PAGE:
- Aust Prescr 2002;25:44-7
- 1 March 2002
- DOI: 10.18773/austprescr.2002.043
279.3 mg/mL in 5, 10, 15 and 20 mL vials and 5, 10, 15 and 17 mL syringes
Approved indication: magnetic resonance imaging
Gadoteridol adds to the choice of contrast agents for use in magnetic resonance imaging. It is a non-ionic complex of gadolinium with a low molecular weight. Gadoteridol does not cross the blood-brain barrier, but if the barrier is damaged gadoteridol will penetrate into lesions such as tumours. It also highlights areas of increased vascularity so it has been used to improve the delimitation of lesions elsewhere in the body.
Apart from its paramagnetic effects, gaditeridol has no pharmacological activity in the body. After intravenous injection, most of the dose is excreted unchanged in the urine within 24 hours. There is little information about the effect of renal impairment on the clearance of gadoteridol. Severe renal impairment is a contraindication.
Adverse reactions are uncommon, but prescribers need to be equipped to deal with anaphylactoid reactions. The more frequent adverse effects of gadoteridol include nausea, altered taste, headache and pain at the injection site.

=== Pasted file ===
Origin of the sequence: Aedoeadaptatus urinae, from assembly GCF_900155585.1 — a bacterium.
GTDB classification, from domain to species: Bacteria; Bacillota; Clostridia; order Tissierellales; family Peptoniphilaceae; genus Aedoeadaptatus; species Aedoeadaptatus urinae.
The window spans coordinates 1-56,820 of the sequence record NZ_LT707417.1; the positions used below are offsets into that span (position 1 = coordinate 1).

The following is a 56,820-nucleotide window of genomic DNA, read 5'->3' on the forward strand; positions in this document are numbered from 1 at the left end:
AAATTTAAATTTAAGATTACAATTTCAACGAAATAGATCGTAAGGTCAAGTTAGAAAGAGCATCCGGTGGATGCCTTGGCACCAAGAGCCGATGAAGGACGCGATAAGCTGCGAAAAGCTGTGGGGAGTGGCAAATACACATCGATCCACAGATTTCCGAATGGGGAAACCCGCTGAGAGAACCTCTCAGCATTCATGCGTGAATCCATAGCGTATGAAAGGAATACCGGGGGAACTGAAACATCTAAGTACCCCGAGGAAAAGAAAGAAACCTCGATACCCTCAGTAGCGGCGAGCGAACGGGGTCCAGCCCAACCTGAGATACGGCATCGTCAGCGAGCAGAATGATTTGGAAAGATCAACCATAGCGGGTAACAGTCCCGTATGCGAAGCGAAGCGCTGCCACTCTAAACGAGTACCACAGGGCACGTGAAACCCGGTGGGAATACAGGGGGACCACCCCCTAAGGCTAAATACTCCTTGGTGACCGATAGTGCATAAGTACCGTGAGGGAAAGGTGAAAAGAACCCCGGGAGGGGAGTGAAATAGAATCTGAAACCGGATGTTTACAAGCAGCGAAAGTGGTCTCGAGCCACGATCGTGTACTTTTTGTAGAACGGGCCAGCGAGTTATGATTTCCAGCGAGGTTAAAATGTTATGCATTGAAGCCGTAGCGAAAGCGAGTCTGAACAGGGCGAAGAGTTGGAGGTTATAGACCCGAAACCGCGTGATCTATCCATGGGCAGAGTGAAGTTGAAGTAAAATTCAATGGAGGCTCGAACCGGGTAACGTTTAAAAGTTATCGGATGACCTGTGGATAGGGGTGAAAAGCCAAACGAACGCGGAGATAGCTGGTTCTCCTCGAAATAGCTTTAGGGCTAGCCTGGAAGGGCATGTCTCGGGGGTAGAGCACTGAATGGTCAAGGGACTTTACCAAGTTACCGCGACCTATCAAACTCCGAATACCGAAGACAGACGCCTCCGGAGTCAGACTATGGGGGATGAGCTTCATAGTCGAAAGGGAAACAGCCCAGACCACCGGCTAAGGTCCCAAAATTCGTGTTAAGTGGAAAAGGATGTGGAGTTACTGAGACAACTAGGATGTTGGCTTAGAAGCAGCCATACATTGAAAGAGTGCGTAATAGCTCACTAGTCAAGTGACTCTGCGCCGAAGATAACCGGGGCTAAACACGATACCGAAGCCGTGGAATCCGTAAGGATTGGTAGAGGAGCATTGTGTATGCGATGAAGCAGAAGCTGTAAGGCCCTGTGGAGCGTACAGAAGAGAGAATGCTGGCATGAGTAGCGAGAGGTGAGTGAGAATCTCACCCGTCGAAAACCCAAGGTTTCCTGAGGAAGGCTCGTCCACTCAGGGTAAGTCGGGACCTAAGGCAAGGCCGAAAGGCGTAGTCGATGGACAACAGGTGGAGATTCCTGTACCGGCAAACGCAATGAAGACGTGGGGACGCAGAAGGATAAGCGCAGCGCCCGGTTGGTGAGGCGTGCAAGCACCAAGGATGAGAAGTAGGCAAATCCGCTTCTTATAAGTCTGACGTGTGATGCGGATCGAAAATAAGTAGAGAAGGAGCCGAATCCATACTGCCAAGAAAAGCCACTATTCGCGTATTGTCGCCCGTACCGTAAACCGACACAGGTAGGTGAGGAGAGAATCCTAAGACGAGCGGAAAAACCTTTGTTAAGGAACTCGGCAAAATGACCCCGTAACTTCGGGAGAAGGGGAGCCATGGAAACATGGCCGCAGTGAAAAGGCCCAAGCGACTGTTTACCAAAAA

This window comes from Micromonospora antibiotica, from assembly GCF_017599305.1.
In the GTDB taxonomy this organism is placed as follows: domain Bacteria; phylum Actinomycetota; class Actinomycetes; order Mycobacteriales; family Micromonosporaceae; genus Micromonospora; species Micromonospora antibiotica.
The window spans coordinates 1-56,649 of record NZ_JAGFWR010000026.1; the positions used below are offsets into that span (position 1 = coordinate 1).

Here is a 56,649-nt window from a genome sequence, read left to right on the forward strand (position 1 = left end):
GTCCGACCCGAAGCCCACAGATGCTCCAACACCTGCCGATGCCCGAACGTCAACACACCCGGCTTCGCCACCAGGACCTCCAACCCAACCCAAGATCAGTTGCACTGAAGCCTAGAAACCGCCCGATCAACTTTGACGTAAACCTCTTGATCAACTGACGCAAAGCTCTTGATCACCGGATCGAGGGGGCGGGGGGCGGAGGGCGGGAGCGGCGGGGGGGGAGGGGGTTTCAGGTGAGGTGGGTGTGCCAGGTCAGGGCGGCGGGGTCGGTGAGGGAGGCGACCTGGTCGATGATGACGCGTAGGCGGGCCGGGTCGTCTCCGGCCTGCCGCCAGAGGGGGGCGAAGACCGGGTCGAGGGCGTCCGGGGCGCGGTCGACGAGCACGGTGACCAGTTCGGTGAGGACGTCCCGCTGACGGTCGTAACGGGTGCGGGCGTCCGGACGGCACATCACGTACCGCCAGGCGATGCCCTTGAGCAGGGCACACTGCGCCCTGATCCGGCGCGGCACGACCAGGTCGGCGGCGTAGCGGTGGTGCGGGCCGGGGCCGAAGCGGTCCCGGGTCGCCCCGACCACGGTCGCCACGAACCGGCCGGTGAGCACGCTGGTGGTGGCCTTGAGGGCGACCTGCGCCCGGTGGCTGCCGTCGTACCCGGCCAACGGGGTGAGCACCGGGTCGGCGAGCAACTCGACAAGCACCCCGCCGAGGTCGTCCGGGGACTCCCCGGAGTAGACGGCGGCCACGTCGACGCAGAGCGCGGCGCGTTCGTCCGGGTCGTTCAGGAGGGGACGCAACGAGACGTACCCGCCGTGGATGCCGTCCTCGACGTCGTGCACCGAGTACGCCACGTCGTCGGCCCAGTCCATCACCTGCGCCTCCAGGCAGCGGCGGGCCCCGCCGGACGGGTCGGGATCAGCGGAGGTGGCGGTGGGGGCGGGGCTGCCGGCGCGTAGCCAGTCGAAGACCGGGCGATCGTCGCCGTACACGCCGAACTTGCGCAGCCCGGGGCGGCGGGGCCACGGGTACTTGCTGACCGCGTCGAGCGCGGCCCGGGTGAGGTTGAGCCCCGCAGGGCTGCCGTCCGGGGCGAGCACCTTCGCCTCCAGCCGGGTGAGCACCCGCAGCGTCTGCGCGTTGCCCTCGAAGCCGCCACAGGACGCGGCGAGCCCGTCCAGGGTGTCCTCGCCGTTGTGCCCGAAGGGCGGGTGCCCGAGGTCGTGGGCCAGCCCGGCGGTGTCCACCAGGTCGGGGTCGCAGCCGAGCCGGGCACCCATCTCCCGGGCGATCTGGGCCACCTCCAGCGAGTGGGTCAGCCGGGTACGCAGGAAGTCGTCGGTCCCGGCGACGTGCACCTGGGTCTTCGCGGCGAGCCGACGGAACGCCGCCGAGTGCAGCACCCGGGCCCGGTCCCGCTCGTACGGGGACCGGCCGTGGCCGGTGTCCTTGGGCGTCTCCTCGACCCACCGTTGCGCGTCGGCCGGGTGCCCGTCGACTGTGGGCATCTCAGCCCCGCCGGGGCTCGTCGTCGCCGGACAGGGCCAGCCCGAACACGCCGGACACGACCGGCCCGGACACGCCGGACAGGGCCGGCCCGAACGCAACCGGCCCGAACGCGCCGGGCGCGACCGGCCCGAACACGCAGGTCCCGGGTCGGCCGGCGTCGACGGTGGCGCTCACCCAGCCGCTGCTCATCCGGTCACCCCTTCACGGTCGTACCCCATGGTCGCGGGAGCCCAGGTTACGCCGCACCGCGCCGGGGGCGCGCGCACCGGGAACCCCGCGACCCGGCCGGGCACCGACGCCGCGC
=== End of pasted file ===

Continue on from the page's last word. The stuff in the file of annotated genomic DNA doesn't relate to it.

Gadoteridol has been available in Europe and the USA for several years. It does not appear to have any significant advantages over similar products.
Some of the views expressed in the following notes on newly approved products should be regarded as preliminary, as there may have been limited published data at the time of publication, and little experience in Australia of their safety or efficacy. However, the Editorial Executive Committee believes that comments made in good faith at an early stage may still be of value. Before new drugs are prescribed, the Committee believes it is important that more detailed information is obtained from the manufacturer's approved product information, a drug information centre or some other appropriate source.